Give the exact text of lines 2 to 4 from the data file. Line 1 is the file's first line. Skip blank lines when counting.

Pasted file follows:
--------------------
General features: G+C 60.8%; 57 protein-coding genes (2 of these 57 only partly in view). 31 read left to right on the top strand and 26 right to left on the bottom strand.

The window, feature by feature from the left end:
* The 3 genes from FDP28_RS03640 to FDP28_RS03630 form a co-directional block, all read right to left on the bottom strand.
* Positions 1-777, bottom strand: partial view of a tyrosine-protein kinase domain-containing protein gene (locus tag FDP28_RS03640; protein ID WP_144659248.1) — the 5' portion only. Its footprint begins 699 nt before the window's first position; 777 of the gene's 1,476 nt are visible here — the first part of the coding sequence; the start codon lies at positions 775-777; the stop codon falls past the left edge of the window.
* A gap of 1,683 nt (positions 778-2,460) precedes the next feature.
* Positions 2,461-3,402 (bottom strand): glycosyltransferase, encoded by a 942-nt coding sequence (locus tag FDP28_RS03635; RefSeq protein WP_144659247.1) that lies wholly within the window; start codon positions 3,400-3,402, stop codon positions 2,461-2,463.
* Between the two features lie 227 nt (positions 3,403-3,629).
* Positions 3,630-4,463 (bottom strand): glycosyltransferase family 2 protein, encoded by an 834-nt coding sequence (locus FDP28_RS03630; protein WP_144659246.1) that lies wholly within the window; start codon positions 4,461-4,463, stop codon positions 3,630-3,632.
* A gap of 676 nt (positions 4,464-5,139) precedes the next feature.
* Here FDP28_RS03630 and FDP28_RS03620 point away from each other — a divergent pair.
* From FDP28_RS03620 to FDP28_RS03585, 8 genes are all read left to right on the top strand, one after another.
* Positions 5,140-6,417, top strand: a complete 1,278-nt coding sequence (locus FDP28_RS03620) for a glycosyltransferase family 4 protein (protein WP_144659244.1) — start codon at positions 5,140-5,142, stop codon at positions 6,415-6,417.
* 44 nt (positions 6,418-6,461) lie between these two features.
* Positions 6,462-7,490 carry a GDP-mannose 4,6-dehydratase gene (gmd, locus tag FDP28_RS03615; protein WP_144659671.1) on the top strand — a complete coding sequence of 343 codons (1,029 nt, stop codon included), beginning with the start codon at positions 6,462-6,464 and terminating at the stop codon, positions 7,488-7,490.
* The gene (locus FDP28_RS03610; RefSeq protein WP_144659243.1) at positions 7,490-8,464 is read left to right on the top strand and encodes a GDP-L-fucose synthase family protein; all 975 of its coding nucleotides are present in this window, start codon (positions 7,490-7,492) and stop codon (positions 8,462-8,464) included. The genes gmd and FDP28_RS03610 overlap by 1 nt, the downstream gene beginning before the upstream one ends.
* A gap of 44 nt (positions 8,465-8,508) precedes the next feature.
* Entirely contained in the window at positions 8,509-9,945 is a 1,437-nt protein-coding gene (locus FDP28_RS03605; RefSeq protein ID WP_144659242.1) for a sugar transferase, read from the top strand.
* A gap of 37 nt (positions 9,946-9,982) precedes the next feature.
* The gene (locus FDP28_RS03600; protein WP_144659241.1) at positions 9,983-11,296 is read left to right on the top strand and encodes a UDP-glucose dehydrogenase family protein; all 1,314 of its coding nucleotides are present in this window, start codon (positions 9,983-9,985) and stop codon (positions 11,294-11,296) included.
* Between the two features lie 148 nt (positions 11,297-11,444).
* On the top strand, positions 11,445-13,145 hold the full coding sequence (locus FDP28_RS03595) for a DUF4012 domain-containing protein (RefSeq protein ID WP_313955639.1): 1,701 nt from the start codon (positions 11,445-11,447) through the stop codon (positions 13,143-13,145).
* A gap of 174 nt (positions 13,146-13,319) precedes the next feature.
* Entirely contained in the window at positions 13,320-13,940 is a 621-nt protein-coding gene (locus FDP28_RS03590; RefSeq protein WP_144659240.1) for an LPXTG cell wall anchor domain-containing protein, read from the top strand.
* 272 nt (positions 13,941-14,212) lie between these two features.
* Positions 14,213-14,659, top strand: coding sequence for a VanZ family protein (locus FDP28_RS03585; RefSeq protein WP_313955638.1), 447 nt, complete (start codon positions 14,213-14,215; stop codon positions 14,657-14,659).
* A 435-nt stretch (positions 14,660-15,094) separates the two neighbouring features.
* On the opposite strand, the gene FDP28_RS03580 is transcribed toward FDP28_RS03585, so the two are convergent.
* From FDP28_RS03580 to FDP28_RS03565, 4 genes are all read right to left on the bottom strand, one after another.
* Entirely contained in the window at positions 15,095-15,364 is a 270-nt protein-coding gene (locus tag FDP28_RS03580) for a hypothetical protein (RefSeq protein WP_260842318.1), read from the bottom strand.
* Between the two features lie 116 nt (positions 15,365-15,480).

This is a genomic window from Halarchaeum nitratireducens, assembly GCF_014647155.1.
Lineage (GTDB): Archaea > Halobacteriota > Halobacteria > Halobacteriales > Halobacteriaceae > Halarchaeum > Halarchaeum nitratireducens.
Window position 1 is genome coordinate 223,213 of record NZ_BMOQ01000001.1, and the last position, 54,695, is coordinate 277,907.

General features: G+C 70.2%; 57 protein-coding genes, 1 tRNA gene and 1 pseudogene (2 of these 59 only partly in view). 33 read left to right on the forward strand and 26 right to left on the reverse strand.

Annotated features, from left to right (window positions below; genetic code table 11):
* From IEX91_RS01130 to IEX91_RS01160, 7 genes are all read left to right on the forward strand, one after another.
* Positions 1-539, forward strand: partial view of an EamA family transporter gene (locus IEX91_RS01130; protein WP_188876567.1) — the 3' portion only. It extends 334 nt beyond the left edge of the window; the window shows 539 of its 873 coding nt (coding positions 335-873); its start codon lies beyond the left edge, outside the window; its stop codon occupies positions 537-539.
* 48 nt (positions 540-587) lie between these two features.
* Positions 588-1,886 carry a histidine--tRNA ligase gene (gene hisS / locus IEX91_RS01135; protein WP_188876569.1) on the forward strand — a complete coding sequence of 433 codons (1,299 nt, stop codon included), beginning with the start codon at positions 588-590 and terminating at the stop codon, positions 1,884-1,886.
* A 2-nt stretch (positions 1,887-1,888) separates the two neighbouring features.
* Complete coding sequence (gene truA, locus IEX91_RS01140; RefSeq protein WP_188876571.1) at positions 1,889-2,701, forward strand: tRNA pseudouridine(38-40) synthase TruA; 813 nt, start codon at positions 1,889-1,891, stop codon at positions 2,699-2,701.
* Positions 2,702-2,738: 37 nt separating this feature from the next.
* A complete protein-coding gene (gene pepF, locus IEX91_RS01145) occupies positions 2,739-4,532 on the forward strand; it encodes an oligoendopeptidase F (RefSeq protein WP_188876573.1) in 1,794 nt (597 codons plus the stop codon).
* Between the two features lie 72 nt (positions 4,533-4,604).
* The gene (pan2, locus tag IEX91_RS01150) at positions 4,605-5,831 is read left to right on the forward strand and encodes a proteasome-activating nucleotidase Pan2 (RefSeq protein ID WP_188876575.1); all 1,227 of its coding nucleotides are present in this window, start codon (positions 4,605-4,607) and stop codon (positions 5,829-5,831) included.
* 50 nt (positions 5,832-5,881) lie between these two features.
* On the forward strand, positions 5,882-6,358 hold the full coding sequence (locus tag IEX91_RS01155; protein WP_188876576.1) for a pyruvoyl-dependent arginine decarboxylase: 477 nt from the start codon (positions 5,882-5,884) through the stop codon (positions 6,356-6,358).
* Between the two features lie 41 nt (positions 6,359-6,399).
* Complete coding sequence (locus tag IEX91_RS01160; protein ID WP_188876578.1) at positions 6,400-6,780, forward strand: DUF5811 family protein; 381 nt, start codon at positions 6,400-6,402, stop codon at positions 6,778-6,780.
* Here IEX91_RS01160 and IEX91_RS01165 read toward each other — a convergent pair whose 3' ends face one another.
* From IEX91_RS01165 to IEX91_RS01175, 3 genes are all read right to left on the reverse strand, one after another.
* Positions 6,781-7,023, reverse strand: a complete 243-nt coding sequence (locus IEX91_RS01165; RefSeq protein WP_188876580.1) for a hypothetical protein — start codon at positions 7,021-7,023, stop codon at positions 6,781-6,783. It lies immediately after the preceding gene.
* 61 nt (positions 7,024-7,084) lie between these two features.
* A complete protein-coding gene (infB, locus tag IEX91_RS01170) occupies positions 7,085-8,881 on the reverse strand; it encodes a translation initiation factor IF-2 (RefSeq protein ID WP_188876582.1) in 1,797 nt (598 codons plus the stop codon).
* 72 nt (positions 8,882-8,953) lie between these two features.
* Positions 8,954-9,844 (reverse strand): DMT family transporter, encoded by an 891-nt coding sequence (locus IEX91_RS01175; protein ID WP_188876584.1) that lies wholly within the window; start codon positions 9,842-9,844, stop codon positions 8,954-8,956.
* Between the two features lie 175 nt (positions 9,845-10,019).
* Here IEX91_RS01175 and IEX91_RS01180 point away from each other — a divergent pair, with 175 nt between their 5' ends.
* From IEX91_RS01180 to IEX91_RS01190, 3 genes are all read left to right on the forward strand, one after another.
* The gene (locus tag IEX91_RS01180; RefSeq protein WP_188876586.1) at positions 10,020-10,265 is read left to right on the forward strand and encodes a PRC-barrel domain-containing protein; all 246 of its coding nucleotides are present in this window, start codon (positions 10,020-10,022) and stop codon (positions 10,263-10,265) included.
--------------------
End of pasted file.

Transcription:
The window, feature by feature from the left end:
* The 3 genes from FDP28_RS03640 to FDP28_RS03630 form a co-directional block, all read right to left on the bottom strand.
* Positions 1-777, bottom strand: partial view of a tyrosine-protein kinase domain-containing protein gene (locus tag FDP28_RS03640; protein ID WP_144659248.1) — the 5' portion only. Its footprint begins 699 nt before the window's first position; 777 of the gene's 1,476 nt are visible here — the first part of the coding sequence; the start codon lies at positions 775-777; the stop codon falls past the left edge of the window.